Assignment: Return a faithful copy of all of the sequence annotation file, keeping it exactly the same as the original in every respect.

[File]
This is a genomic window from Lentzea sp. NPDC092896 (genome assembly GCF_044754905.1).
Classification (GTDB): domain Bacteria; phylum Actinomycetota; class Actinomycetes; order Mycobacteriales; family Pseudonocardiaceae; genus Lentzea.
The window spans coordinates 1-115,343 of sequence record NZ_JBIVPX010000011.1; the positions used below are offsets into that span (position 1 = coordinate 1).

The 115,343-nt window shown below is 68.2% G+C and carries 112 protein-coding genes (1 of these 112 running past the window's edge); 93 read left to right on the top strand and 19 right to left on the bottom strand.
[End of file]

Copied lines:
This is a genomic window from Lentzea sp. NPDC092896 (genome assembly GCF_044754905.1).
Classification (GTDB): domain Bacteria; phylum Actinomycetota; class Actinomycetes; order Mycobacteriales; family Pseudonocardiaceae; genus Lentzea.
The window spans coordinates 1-115,343 of sequence record NZ_JBIVPX010000011.1; the positions used below are offsets into that span (position 1 = coordinate 1).

The 115,343-nt window shown below is 68.2% G+C and carries 112 protein-coding genes (1 of these 112 running past the window's edge); 93 read left to right on the top strand and 19 right to left on the bottom strand.